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Reply to "SUNDAY SCHOOL AFTER THE PANDEMIC: Changes, Trends, Ideas, Safe Sunday School, Rotation Model after the pandemic, Online Sunday School"

Church fills empty pews with photos of parishioners during COVID-19 crisis - 6abc Philadelphia

Church growth guru Pastor Carey Nieuwhof has been posting challenging articles and predictions about what the "post-pandemic church" and attendance is going to look like." Below I've excerpted TWO of them.

While his comments are mostly directed at worship, they do apply to Sunday School as well. Nieuwhof is basing his predictions on surveys, research, and the work of other experts in the field of church growth and decline, such as Barna Research, Lifeway Research, and Pew (many of whom he interviews in his podcasts).

Article 1 is titled:

"CHARACTERISTICS OF CHURCHES
THAT WILL BE IN DECLINE FIVE YEARS FROM NOW"

but could have just as easily been titled

"CHARACTERISTICS OF A SUNDAY SCHOOL
THAT WILL BE IN DECLINE FIVE YEARS FROM NOW"

1. The Leaders Bet Everything On A Physical Return To Church

2. Success Is Still Measured By The Number Of People Who Attend Physical Locations

3. Online Ministry Is Still Seen As An Afterthought Or Lesser Form

4. All Feedback Comes From Their Echo Chamber

5. They Quickly Went Back To Their (Same Old) Format

Article 2 is titled:

"IN-PERSON" CHURCH ATTENDANCE IS HERE TO STAY
--BUT 5 WAYS IT’S CHANGING IN THE FUTURE--

Read it! Below are Nieuwhof's 5 Ways and some of my comments.

  1. In-Person Doesn’t Necessarily Mean In Your Facility

    • This is similar to #3 but speaks more to the idea of alternative gathering spaces instead of viewing the church building as a "life center." The article mentions why this "shift" fits younger generations. One corollary is, "Sunday School doesn't have to be on Sunday or run like it meets in a school building."

  2. In Person Attendance In The Building Will Be A Percentage Of Your Real Church

    • Lots of ways to go with this observation, but the implication here is that we need to change our "measures of success" when it comes to groups. It then begs the question, "What is our "real" Sunday School?"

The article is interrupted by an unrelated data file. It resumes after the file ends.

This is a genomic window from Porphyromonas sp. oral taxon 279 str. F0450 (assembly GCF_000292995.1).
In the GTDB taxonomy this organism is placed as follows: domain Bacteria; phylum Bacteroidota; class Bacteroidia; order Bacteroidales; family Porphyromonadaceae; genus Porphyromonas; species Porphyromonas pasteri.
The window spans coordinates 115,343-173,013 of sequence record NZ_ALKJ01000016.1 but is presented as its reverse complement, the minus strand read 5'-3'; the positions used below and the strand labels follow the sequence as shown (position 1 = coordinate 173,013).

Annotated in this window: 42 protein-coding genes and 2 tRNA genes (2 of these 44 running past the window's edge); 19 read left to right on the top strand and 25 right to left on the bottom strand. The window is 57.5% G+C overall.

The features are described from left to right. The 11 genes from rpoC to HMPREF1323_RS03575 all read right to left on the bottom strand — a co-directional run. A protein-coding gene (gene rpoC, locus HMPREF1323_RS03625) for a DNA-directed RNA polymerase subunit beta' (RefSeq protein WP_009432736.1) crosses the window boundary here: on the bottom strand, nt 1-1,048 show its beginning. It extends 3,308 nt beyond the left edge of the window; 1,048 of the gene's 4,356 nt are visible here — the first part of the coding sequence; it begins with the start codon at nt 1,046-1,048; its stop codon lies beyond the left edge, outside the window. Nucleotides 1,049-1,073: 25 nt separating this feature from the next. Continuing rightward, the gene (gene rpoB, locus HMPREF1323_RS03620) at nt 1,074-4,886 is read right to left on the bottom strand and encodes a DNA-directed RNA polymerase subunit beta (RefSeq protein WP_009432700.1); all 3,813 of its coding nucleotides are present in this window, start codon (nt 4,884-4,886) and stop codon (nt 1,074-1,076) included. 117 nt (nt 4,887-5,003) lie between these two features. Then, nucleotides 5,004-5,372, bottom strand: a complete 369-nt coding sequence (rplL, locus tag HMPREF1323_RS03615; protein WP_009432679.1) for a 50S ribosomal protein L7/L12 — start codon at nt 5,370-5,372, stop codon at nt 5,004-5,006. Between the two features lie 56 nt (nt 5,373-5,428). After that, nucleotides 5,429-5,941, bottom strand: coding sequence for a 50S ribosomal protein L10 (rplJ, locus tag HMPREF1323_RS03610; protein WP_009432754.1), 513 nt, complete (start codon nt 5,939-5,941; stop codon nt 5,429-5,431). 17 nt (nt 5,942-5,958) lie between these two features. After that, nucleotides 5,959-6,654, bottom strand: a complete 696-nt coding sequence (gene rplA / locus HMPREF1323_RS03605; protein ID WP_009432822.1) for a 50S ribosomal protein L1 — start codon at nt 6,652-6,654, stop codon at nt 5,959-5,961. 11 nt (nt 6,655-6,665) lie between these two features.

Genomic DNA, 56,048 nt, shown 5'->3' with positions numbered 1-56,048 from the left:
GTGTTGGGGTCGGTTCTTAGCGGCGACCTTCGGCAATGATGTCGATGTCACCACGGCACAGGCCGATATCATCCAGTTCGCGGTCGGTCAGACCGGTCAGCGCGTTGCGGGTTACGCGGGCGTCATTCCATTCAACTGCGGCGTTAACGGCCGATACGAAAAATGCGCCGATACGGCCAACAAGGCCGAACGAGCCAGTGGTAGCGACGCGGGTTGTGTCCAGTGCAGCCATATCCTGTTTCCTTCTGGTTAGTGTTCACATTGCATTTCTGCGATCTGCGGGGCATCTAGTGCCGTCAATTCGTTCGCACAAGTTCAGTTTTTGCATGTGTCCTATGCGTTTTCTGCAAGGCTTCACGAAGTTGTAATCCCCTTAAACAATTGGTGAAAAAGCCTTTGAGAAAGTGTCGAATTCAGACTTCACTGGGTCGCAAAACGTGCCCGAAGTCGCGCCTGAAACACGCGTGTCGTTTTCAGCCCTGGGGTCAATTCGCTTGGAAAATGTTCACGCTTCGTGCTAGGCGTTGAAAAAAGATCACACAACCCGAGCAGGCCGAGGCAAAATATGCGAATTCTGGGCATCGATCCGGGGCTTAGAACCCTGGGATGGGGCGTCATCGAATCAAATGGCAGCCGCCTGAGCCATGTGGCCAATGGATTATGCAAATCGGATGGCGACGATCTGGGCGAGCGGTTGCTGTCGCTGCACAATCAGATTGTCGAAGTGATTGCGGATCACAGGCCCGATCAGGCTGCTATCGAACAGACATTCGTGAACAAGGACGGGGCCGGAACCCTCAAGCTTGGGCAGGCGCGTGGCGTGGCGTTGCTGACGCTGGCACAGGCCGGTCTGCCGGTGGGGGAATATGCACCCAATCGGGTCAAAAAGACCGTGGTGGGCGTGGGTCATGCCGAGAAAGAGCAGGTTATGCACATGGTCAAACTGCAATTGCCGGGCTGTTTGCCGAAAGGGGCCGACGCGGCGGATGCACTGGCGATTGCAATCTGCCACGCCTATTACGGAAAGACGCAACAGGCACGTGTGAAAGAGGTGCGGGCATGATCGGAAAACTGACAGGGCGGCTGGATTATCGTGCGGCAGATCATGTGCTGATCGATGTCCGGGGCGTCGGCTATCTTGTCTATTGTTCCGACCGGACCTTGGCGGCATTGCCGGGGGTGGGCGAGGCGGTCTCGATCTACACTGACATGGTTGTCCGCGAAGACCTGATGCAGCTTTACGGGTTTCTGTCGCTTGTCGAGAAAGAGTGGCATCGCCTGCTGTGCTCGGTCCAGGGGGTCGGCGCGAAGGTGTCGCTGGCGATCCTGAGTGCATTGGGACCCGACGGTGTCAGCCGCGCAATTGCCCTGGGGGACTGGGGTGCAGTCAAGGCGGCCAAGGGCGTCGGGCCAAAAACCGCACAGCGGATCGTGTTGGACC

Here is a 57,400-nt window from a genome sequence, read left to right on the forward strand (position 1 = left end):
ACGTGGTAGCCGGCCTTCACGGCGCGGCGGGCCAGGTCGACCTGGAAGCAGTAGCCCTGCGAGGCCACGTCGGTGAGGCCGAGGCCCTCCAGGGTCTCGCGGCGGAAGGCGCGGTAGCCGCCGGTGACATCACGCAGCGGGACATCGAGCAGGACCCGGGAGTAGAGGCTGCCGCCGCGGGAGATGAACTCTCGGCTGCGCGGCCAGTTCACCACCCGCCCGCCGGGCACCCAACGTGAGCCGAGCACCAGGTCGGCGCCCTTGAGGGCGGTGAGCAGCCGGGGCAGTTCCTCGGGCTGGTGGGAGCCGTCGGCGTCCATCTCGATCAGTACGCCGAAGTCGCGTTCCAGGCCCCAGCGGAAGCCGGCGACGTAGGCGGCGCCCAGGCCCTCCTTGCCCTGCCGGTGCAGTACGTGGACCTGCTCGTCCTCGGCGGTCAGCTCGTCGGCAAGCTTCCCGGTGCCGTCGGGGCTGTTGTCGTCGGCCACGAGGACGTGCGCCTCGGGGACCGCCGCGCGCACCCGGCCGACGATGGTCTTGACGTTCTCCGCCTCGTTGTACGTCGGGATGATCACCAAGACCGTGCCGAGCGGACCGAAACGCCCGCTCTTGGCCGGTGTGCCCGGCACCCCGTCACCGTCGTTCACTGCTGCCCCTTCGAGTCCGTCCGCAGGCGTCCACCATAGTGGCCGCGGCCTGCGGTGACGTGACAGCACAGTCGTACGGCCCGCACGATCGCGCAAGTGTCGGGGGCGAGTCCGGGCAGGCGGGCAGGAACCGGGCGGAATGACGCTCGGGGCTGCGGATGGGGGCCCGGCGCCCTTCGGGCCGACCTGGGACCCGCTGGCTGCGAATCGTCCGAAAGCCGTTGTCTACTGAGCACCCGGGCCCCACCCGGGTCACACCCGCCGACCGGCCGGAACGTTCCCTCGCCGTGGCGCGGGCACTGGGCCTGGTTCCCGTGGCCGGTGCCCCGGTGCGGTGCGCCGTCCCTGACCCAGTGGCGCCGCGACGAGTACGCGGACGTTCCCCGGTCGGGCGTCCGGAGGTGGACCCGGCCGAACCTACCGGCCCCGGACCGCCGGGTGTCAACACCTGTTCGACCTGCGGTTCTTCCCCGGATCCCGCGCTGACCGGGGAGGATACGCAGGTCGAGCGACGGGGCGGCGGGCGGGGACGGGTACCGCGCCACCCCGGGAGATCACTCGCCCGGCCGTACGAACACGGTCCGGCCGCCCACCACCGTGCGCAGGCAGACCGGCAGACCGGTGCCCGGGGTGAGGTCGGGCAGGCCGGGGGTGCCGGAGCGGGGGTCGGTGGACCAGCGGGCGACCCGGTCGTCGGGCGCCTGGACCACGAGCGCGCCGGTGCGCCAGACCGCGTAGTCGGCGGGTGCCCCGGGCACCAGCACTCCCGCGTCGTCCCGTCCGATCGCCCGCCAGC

3. You’ll Use The Building To Reach People Online, (instead of using) Online To Get People In The Building

    • Using online to get people inside the building is old thinking. The new thinking is that online IS a place to learn and meet, and call people to meet/serve in locations outside of the church building. How can our Sunday Schools reach and teach kids outside our buildings?  Where can Sunday School "go" instead of always meeting in the building?
  4. In-Person Church Attendance Will Probably Become More In-Frequent Church Attendance

    • See my notes on "infrequent" in the post previous to this one. Does spending a lot of money on graded curriculum that changes the story every week sound like a good idea if half your regular attenders will miss HALF of the curriculum you're paying for? Nope.

  5. Digital Church Will Be More Of A Front Door And A Side Door Than A Back Door

    • This is similar to other observations based on research that I've read. A church's online presence is the new front door and sign along the road.  Younger adults are much more likely to "look you up" before they walk through your door.


These predictions are scary and depressing to some people, particularly those in charge who lack skills and experience in these areas. It's going to be a lot of hardwork, trial, error, and dealing with naysayers.  What I'm keeping my eye on are THE FORERUNNERS -- those who are already succeeding in these areas and can teach us. That's how the Workshop Rotation Model spread in the 1990's -- people watched what and how we were doing Sunday School. We also took it upon ourselves to share our "how to" via Rotation.org. 

Find those who are doing what you'd like to do or haven't yet thought of and learn from them.

Then become a teacher so that others can learn from your experience.



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Last edited by Neil MacQueen

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